Despite Thursday morning heavy rains that could have neutralized his distinct speed advantage, Clay opened the competition with a 10.44 in the 100 meters to beat the entire 40-athlete field. Then in a drizzle, he followed with a season-best leap of 25’ 6¼” (7.78m) in the long jump to widen the gap over his nearest competitors.
Seemingly on a roll, Clay continued his acceleration from the field with a lifetime best effort in the shot put, launching the 16-pound ball 53’ 4½” (16.27m) on his third and final attempt to give him an additional 868 points and a 3-event tally of 2,862 points, 145 points ahead of his nearest competitor.
“The shot was a big surprise for us,” said Azusa Pacific men’s track & field Coach Kevin Reid, who also serves as Clay’s coach. “His practices in the shot have not been going well all season, and even leading up to today they haven’t been good.”
After a scheduled 4-hour delay in which he returned to his hotel room, Clay came back to the Bird’s Nest to finish off the first day with average performances in the high jump and 400 meters, allowing other decathletes to reel in Clay. He cleared 6’ 6¼” (1.99m) in the high jump (4 inches off his personal record) and ran a 48.92 in the 400 (more than a second off his PR).
The rain was heavy at times during the high jump, but it cleared out for the 400.
“I don’t know if it was the lay-off or not, but Bryan came out a little soft or flat in the last 2 events,” said Reid from the Bird’s Nest. “His legs felt good, but his rhythm was off in the high jump, and he may have gone out a little too hard early in the 400.”
Nonetheless, Clay is 45 points ahead his personal-best pace that he set at the U.S. Olympic Trials in June when he finished with 8,832 points, the second-best score in U.S. history.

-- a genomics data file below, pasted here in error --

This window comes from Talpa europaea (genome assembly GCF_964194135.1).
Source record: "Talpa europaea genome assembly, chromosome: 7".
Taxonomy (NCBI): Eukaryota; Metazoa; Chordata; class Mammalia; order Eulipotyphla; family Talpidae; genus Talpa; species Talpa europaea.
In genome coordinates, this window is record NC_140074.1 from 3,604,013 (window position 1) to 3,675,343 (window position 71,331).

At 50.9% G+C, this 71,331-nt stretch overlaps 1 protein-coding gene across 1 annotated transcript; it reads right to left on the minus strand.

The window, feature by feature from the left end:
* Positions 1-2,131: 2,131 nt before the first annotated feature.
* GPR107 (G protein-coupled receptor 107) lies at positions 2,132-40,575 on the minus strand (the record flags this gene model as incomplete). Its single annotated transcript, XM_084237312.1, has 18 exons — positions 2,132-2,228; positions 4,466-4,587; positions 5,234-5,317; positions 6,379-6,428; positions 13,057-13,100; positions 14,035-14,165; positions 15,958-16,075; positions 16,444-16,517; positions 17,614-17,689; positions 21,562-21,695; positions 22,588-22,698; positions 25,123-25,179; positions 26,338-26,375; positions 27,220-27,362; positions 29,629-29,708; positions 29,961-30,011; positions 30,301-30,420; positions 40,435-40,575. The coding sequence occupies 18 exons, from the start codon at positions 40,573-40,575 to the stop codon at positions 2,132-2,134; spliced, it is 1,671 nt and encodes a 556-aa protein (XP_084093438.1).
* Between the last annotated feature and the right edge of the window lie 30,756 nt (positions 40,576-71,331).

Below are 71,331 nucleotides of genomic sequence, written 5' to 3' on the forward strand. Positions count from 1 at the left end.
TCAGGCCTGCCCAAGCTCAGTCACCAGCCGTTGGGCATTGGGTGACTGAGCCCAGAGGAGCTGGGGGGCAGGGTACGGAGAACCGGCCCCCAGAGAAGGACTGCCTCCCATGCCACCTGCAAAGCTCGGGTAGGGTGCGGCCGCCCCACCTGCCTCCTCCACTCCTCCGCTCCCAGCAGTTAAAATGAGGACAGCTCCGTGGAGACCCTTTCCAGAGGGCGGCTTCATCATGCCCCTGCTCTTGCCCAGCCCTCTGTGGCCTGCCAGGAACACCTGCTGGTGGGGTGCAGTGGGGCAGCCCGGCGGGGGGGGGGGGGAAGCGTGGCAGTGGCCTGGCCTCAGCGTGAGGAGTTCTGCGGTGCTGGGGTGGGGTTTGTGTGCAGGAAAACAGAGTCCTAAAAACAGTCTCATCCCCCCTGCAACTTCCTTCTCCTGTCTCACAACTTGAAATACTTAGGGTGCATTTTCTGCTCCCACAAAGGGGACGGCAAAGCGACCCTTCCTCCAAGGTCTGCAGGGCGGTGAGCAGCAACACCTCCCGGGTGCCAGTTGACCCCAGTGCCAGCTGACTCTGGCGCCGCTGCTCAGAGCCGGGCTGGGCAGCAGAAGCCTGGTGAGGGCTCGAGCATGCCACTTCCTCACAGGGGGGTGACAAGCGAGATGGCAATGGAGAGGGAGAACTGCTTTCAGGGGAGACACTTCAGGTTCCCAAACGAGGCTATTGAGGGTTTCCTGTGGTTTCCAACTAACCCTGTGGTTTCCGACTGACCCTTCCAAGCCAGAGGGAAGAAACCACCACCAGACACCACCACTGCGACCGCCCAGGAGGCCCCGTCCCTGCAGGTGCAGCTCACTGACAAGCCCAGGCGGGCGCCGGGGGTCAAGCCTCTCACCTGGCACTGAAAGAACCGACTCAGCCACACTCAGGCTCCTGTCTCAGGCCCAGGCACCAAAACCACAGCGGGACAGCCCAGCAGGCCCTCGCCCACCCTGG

“Overall I would probably give Bryan’s first-day performance a ‘B’ or ‘A-minus’”, said Reid. “He is in a good position, and by all rights he should lead from start to finish. The gold medal is in his hand, and they are going to have to wrestle it from him.”
Andrei Krauchanka of Belarus is currently second, 88 points behind Clay with 4,433. Trey Hardee of the United States is third with 4,428. World record holder and reigning Olympic champion Roman Sebrle of the Czech Republic is currently fifth with 4,312 points.
The second day of competition continues tonight at 6 p.m. (PDT) with the 110-meter hurdles, a Clay strength, followed by the discus throw, pole vault, javelin throw and 1500-meters.
“Krauchanka is going to push Bryan all the way,” added Reid, “but typically Bryan is stronger than him in the hurdles, discus and javelin. I don’t know if Roman has it within him to come back from 200 points down to Bryan, but he is good and experienced, and I wouldn’t be surprised if he’s back in the mix late in the competition.”
The heavy rains did not stop nor delay the competition in the decathlon. Clay is used to competing in inclement weather. He won the 2005 world championship under rainy conditions in Helsinki, Finland. However, the weather in Beijing is expected to improve for the second day of competition which, along with the cooler temperatures and clear air, should enhance Clay’s chances of big scores, particularly in the 110-meter high hurdles.
“When Bryan was about to run his 100 today, I thought it was 9:30 p.m., not a.m.,” Reid said of stormy weather. “I’ve never seen clouds so dark or rain fall so hard, but Bryan acted like the veteran he is and had fun with it and seemed to relax the others guys as well.”
Click here for complete first-day results of the Olympic decathlon.